Coach backs underfire Clarke
LONDON — Australia coach Darren Lehmann has said captain Michael Clarke will get as “long as he needs” to come out of his batting slump.
Scores of 10 and three during Australia eight-wicket defeat by England in the third Test at Edgbaston — a result that saw the tourists go 2-1 behind in the five-match Ashes campaign, left Clarke with a meagre series aggregate of 94 runs in six innings at an average of under 19.
Following a match that was all over inside three days of a scheduled five, Clarke confronted his own failings by suggesting Australia were playing with 10 men. Clarke, who for much of his career had enjoyed a Test average of over 50 — the mark of an all-time great — is averaging a mere 18.80 this Ashes.
Indeed his average slipped to below 50 after this test for the first time in three years.
And having been plagued by a longstanding back complaint, as well as more recent hamstring trouble, there has been speculation this could be the 34-yearold’s last tour.
But Lehmann believes the class that has seen Clarke score 28 Test hundreds has not deserted his skipper.
“He’ll get as long as he needs, he’s captain,” Lehmann said after Friday’s quickfire defeat.
“We’re not going to panic, that’s for sure,” the former Australia batsman added. “But he’s got to play well.” Adam Voges, however, is unlikely to receive similarly unequivocal backing ahead of the fourth Test which begins today at Trent Bridge.
For all that he scored a debut hundred in the West Indies recently and has vast experience of English conditions due to time spent playing county cricket, the 35-year-old Voges’s average for the Ashes after three Tests stands at 14.60. Now his place could well be in jeopardy when on-tour selector Rodney Marsh and Lehmann come to pick their side for Trent Bridge.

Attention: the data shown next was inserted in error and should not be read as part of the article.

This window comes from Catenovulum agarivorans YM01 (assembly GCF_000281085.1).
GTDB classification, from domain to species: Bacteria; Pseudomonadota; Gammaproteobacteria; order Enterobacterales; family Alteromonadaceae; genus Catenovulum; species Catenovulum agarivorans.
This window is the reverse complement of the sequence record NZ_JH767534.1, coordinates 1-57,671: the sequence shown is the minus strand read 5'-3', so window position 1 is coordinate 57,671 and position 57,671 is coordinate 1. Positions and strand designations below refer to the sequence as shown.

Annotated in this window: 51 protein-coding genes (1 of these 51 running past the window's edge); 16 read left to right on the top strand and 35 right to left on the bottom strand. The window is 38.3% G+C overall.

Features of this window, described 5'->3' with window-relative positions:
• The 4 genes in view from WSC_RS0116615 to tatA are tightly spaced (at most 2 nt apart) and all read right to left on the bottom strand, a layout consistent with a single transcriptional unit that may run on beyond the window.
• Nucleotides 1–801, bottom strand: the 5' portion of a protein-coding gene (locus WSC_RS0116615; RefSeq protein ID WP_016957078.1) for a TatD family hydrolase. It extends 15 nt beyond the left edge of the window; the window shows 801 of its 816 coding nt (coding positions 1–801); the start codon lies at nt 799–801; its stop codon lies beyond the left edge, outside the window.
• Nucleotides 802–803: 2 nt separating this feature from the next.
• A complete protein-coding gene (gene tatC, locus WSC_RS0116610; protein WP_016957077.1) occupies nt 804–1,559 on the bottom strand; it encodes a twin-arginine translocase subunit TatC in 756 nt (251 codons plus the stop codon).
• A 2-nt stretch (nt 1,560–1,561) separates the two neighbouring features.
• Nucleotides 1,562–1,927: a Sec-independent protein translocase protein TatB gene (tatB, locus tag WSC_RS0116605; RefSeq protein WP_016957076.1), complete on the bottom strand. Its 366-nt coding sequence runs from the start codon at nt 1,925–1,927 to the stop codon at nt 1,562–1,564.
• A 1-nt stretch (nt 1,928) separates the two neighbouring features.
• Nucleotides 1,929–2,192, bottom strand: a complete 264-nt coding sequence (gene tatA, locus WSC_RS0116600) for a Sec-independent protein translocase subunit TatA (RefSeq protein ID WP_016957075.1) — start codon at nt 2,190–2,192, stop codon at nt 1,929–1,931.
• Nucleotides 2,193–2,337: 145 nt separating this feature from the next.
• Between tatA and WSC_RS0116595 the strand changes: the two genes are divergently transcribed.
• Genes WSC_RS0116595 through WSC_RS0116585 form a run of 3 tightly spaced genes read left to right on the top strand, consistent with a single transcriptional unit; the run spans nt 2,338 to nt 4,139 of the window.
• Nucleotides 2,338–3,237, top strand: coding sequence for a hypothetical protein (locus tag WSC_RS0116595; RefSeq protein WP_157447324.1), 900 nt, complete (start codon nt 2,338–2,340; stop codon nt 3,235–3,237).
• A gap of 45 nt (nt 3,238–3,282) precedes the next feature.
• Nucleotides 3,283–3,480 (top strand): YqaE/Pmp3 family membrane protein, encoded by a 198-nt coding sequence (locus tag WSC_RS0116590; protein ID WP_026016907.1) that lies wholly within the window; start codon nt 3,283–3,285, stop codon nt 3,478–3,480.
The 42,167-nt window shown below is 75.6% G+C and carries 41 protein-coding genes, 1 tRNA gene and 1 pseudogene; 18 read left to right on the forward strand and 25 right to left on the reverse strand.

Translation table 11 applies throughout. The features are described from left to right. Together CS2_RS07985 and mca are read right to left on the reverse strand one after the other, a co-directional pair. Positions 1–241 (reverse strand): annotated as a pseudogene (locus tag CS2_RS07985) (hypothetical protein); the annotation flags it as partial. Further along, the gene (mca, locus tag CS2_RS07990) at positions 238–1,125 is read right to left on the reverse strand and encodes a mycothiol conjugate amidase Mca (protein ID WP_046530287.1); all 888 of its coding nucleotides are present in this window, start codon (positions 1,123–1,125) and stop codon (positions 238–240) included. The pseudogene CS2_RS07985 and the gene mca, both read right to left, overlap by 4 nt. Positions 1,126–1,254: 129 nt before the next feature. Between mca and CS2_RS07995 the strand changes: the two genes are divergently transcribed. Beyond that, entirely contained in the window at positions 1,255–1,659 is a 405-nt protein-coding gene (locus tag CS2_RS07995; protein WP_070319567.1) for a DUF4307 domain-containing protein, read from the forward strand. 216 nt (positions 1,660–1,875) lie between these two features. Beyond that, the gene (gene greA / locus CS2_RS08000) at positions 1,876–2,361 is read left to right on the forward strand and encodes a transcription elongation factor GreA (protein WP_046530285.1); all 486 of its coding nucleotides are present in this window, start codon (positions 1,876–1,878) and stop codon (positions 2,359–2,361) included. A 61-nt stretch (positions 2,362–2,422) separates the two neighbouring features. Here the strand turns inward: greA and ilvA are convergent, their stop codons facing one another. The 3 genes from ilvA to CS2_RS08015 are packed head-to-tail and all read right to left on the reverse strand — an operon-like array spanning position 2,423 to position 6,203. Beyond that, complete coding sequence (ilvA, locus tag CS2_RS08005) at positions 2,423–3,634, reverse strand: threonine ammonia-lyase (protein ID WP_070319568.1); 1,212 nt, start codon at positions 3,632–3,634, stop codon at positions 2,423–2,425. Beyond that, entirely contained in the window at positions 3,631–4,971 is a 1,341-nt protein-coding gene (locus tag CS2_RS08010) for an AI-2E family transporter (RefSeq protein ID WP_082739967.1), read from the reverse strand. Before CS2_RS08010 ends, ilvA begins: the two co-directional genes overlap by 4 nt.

“Adam would be disappointed, like the other players are,” said Lehmann.
“It’s a disappointing game for us and we’ve just got to cop the criticism we cop and get back on and work out what the best XI is to win the next Test match.”
Meanwhile, Lehmann said leaving out Brad Haddin from the team that played at Edgbaston was the hardest decision of his career, amid accusations it made a mockery of Australia’s ‘ family first’ policy.
Wicket-keeper Haddin was overlooked in favour of the younger Peter Nevill after the 37-year-old pulled out of the second Test at Lord’s to be with his sick daughter Mia.
Nevill, 29, took seven catches at Lord’s and made 45 during an impressive Test debut as Australia thrashed England by 405 runs to level the series at 1-1.
Marsh, one of Australia’s greatest wicket-keepers, and Lehmann then decided Nevill should retain his place ahead of Haddin, who had not been at his best during the first Test in Cardiff — he dropped Joe Root on nought who then went on to score 134 in the first innings — which England won by 169 runs.
There were reports Haddin’s omission in Birmingham had caused unease in Australia’s squad, while former Test opener Matthew Hayden slammed a move that could well signal the end of the keeper’s 66-Test career as “outrageous”.
But Lehmann insisted Haddin’s form did not warrant a recall.
“The cold hard facts are he’s played the last 12 Test matches and made 250 runs at 15, with 16 bowled out of 21,” Lehmann said.
“I know there’s been a big hooha about ‘family first’ — well, we still have that. There’s been a very unbalanced view from a lot of people about it.
“We certainly care about Brad and his family,” he added. “We all love Hadds, the players love Hadds.
“That would be the hardest decision I’ve had to make as a coach, or even as a player.”